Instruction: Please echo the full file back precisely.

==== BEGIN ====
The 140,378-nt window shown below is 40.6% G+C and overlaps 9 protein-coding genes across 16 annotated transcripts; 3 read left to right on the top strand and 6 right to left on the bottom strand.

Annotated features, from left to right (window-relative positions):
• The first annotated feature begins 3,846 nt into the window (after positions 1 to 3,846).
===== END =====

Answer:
The 140,378-nt window shown below is 40.6% G+C and overlaps 9 protein-coding genes across 16 annotated transcripts; 3 read left to right on the top strand and 6 right to left on the bottom strand.

Annotated features, from left to right (window-relative positions):
• The first annotated feature begins 3,846 nt into the window (after positions 1 to 3,846).